5 Reasons Why You May have to Bug Out Even Though You Don’t Want to

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This post is by Bernie Carr, apartmentprepper.com

One of the most hotly argued points in the prepping community is whether it is advisable to “shelter in place” or stay in your home or bug out when there is an emergency.  Many preppers would readily choose to shelter in place to be close to their emergency supplies.   Staying put would also be easier if you have no bug out retreat or destination.  I say it really depends on the type of disaster you are facing, so there is no definite answer to the shelter in place versus bugging out question.

Why bug out?

Even though we would all rather stay at home, there are five reasons you may have to bug out:

1.  Natural disaster in your immediate region.   When hurricanes approach, people are asked to evacuate if they are in the direct path of the storm.  We’ve seen from previous disasters that in some cases, people in the worst hit areas who decided to stay put and become stranded and drowned.

2.  Fire approaching.  If you live in an area prone to wildfires, and one is headed in your direction, you will be asked to evacuate.  Authorities go around the neighborhood announcing the threat and give residents about 15 minutes to pack up belongings and head out.

3.  Industrial accident causing chemical spills, poisonous emissions or nuclear disaster.  We’ve all heard about the recent anniversary of the Fukushima, Japan earthquake and many of the areas affected have still not recovered.

In Houston, certain neighborhoods that are close to industrial sites have been affected by chemical spills and noxious gases.  In some cases, these neighborhoods have been evacuated.  Residents are able to return only after the “all clear” has been issued.  If you live in an area that can potentially be affected by these short term emergencies, have your go-bag ready and in a handy place at all times.

4.  Infrastructure has widespread damage.  If you live in an area that was hit by a disaster and has no electricity or water, with no estimate on when the fix will be made, you may want to get out and stay with relatives or friends for a while if you can.  If there is no water for a long period of time, sanitation will become compromised.  Similarly, if you live in an area where it gets hot or cold enough to endanger your health, and there is no power to make the house liveable, then you will be forced to leave the area.

5.  Post disaster, widespread looting/crime with no law enforcement available.  If you decided to stay put during a disaster but later find that there is no longer any “rule of law” being enforced in the area, then it will become too dangerous to stick around.  You may want to stay and defend what’s yours but if there is a risk you become overrun by a greater number, then you must consider bugging out.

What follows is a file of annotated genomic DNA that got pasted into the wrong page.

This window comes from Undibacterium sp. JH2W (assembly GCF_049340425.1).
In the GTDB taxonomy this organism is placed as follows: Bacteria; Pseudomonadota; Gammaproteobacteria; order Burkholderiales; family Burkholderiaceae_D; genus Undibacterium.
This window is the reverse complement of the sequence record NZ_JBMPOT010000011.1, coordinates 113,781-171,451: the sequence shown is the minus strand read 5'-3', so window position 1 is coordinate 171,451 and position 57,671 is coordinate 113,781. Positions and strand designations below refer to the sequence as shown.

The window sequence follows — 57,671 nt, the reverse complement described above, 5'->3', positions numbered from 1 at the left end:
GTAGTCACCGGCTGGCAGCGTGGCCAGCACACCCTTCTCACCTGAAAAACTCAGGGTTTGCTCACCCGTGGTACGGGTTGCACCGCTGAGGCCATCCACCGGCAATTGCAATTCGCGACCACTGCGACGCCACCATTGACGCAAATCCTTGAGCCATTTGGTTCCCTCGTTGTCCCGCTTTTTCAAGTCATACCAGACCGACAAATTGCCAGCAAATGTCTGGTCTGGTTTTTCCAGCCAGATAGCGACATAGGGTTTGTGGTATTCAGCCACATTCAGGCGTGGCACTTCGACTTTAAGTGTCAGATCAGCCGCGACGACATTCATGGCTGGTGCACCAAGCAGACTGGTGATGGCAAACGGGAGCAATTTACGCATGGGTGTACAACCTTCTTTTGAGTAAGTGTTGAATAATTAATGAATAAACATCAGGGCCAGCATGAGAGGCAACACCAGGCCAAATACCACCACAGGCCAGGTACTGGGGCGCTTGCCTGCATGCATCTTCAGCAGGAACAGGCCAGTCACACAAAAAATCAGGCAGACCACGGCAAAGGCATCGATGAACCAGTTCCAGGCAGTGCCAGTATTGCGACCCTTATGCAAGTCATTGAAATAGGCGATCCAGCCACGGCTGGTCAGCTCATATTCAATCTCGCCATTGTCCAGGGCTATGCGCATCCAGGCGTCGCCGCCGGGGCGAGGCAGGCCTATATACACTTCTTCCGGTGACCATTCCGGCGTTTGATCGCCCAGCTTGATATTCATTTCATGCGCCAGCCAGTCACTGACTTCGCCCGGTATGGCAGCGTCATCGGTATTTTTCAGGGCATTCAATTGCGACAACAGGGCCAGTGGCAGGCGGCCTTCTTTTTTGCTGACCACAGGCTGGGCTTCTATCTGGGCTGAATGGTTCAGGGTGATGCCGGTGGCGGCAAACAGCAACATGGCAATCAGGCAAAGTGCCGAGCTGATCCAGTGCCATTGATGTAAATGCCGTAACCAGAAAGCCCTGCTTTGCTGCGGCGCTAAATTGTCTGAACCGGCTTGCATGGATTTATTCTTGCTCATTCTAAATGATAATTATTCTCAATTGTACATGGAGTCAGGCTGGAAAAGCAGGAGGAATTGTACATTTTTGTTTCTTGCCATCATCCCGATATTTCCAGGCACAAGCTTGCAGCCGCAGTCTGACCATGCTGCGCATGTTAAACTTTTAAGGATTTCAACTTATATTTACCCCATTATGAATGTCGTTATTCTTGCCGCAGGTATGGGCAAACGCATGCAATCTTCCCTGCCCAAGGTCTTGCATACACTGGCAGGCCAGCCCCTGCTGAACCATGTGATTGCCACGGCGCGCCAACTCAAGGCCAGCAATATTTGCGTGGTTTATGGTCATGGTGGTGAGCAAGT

No one wishes for any of these situations to happen, but the possibility exists.  The choice whether to stay put or bug out is entirely personal and will change according to circumstances.   Picturing various scenarios and what you would do in each one will help you make your own decision when the time comes.

About the author:

Bernie Carr is the founder of Apartment Prepper. She has written several books including the best-selling Prepper’s Pocket Guide, Jake and Miller’s Big Adventure, The Penny-Pinching Prepper and How to Prepare for Most Emergencies on a $50 a Month Budget. Bernie’s latest e-book, FRUGAL DIY has just been released on Amazon. Her work appears in sites such as the Allstate Blog and Clark.com, as well as print magazines such as Backwoods Survival Guide and Prepper Survival Guide. She has been featured in national publications such as Fox Business and Popular Mechanics. Learn more about Bernie here.


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  1. Good summary. One not covered but that I’m afraid is becoming a more likely scenario; governmental restrictions and mandates.
    Sad to say that I can foresee a time where the government steps way over the line and tells people to turn in excess food — say no more than 3 days per person in the house — or turn in firearms. Or restricts movement, gasoline access, etc.

    Many preppers fear Without Rule Of Law but there is also a danger of martial law.

    1. Hi Bob S, That would be dire indeed. Let’s hope it doesn’t ever get to that. Thanks for the comment.

  2. Yup, these are the main reasons we would bug out. Also if I can’t take a car I would be less likely to leave. I would want to take a lot of supplies with me.

    1. Hi JL, I’d definitely hope to be able to leave in a car, to be able to take as much as possible. Thanks for the comment.

  3. Me & a buddy of mine are going for a weekend hiking/camping trip taking nothing more than our bug out bags. I believe this is the best way to find out if your bag has everything you will need.

  4. great post. spot on about the bug-in/bug-out dilemma.

    I grew up in San Diego and saw a fair amount of #2 in my time there. Sure you guys have probably experienced a lot of #1 in Houston.

    “Bugging Out” is something that I think so many “preppers” are almost hoping for because of how cool it seems (red dawn).

    In reality, bugging out will probably happen when your house floods and you have to go to your sister’s house in the next town over for a couple days. Or in San Diego, my family went and spent a couple nights at a local church until the winds shifted. Usually way too circumstantial and short term to warrant driving off to your hilltop fortress. 🙂

    Made a vid about it a while back… https://thedailyprep.com/will-your-bug-out-plan-work/

    1. Staying in seems easier, but bugging out does get a lot of attention. You’re right reality is a whole lot different. Thanks Dan!

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